Nov. 30 2011 11:39 AM

Don’t go rogue against The Brotherhood—unite!

eddeckersandiego
Edwin Decker
A few months ago, I bought an iPad for my wife. W had been hinting for a while that she wanted one, and when I say “hinting,” I mean telling me every day to buy her an iPad or she was going to staple my lips as I slept.

And boy was she happy when I presented it to her. For one short moment in time, I was the guy on the white horse in the Old Spice commercials who could do no wrong. Immediately after opening the package, she logged on to Facebook and boasted, “My honey just bought me an iPad! Isn’t he the most wonderful, greatest, bla bla bla and best husband ever?”

Naturally, this did not go over well with any of the men in our inner circle of family and friends— The Brotherhood, as I like to call them. In fact, it was my brother-in-law, Sage, who promptly Faceblasted me for going rogue.

What is going rogue, you ask? Going rogue is buying or doing something so wonderful, thoughtful, bla bla bla for your wife, that it causes all the women of the inner circle to blurt to their husbands, “How come you don’t buy me no iPad!?”

Indeed, in the few short minutes after W’s Faceboast, all the other wives of the inner circle—The Sisterhood—began posting about what lazy, rotten, cheapo bastards their husbands were for not doing the same.

Not that any of the members of our Brotherhood deserved it. They’ve all purchased excellent, spontaneous gifts in the past. In fact, it was shortly after the iPad debacle that Sage himself went horribly rogue. The little bastard—for no reason other than to express his devotion and bla bla blappreciation—brought his wife, Jessica, a bouquet of flowers accompanied by the following note:

“Dearest Buttercup, you are my sun, and moon, and gag, vomit, hurl. For you, I would climb to the top of the highest retch, sail the roughest bile, because I love you from the bottom of my barf,” all of which Jessica promptly plastered on Facebrag.

Make no mistake. This was a far more serious transgression against The Brotherhood because his gift came from a place of adoration, whereas mine was merely an effort to muzzle my wife so I could play Call of Duty in peace.

What followed was as hilarious as it was tragic. W was in the living room, scrolling through Facegloat on her iPad, when she saw Jessica’s post.

“How come you never do anything nice like that for me,” she snorted, holding the still-shimmering iPad in her greedy fingers!

Oh, well, that’s how it is with wives, I guess. You and she can be on the terrace of an Italian villa overlooking the Mediterranean Sea and still she’ll figure out a way to say “You never take me anywhere” with a straight face.

It’s just what married men must deal with and, since we can’t change women, the best we can do is stop throwing each other under the bus, because, up to now, the concept of going rogue has been unclear and discombobulated. Therefore, I have taken it upon myself to clarify and, um, combobulate, the rules and definitions of rogueism.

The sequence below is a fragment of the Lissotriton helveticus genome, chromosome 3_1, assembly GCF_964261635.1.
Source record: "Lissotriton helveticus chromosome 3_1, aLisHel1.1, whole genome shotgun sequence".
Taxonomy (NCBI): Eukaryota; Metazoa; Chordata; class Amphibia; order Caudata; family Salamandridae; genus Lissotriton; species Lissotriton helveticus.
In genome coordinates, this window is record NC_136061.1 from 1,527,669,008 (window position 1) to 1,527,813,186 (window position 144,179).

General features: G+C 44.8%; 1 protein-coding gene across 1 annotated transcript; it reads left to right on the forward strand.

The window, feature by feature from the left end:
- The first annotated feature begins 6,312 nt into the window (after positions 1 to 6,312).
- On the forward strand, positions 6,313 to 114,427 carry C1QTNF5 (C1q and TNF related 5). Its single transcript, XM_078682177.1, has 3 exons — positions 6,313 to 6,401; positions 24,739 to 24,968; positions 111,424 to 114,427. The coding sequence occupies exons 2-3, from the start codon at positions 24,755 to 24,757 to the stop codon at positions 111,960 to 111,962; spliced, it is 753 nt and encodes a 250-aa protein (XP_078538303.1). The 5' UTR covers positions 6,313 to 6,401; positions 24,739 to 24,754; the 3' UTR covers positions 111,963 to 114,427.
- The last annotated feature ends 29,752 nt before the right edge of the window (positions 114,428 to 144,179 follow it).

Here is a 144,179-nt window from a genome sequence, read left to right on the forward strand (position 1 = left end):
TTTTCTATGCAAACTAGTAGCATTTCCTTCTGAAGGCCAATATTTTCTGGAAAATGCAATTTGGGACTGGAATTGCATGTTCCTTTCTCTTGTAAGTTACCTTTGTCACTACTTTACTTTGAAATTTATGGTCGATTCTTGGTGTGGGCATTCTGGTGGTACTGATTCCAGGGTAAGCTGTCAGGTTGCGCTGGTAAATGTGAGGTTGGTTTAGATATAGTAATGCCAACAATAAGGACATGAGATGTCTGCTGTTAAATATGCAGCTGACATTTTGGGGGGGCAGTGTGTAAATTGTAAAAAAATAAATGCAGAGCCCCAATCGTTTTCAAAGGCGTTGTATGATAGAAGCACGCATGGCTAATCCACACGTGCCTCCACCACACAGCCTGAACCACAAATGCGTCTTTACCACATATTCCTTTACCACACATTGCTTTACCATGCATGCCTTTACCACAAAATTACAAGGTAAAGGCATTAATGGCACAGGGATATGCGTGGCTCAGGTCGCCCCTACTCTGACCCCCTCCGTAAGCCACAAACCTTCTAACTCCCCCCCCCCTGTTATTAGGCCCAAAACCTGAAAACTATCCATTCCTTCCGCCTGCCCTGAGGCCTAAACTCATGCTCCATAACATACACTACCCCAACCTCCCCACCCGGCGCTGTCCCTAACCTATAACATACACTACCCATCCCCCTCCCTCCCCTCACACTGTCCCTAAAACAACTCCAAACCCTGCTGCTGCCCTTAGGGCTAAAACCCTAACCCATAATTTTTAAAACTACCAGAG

There are three basic ways to go rogue.

The first, and most common, is buying your significant other a spontaneous gift—for no other reason than to express your love and undying bla bla blavotion—and, sure as Herman Cain was dropped on his head as an infant, it’s an abomination unto The Brotherhood.

The second example is buying a non-spontaneous gift, you know, during those gift-expectant holidays (birthday, Christmas, etc.), but spending far more money than anyone else in The Brotherhood is spending. For example, if you buy the missus a two-karat diamond for Valentine’s Day and the rest are doing chocolate and flowers, you have gone senselessly rogue.

Last, any of those creative and priceless-type gifts—like writing love poems, or having “Happy anniversary, darling,” plastered across the stadium JumboTron, or building a red carpet made of rose petals that lead from the front door to the bedroom, where you’ll be waiting in silk boxers and grasping a bottle of baby oil—are especially disagreeable to The Brotherhood, as they require planning, effort and—shoot me now should I ever go the silk-boxers route—passion.

Of course, in a perfect world, no man would ever go rogue against his boys. But we live in the real world, with real women—women with hormones that rage like barbarian marauders across the continent of your marriage—making it sometimes necessary to wander from the herd in order to prevent your lips from being stapled together.

In these instances, just be sure to notify The Brotherhood of your intention to stray. This way, it gives them the opportunity to buy something of equal value, or begin the quarantining process— which is done by dropping their wives’ cell phones in the garbage disposal, hacking their social pages and infecting them with some sort of influenza bug that will keep them from leaving the house all week.

So, men, are we all on the same page? Excellent! Now let’s all take the Oath of The Brotherhood. Please put your hand on our bible—1001 Fart Jokes— and repeat after me: “We, the proud, brave—yet war-weary—married men of The Brotherhood, do solemnly swear to go rogue only when necessary, to alert The Brotherhood when deviation is unavoidable and to reject Satan—The Old Spice Guy—for it is he who will lead us into the shadow of the valley of the doghouse, so help me Hemingway, amen.


Write to ed@sdcitybeat.com and editor@sdcitybeat.com. Edwin Decker blogs at www.edwindecker.com. Follow him on Twitter @edwindecker or find him on Facebook.

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